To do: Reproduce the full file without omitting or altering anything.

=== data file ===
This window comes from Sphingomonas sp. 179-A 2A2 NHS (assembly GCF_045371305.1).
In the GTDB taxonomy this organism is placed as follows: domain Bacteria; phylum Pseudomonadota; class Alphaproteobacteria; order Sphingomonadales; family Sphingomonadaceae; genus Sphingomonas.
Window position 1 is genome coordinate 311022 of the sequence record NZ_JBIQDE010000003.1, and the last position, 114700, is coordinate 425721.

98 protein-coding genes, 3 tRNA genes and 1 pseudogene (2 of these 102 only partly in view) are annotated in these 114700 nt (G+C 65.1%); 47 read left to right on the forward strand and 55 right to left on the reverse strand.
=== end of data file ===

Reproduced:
This window comes from Sphingomonas sp. 179-A 2A2 NHS (assembly GCF_045371305.1).
In the GTDB taxonomy this organism is placed as follows: domain Bacteria; phylum Pseudomonadota; class Alphaproteobacteria; order Sphingomonadales; family Sphingomonadaceae; genus Sphingomonas.
Window position 1 is genome coordinate 311022 of the sequence record NZ_JBIQDE010000003.1, and the last position, 114700, is coordinate 425721.

98 protein-coding genes, 3 tRNA genes and 1 pseudogene (2 of these 102 only partly in view) are annotated in these 114700 nt (G+C 65.1%); 47 read left to right on the forward strand and 55 right to left on the reverse strand.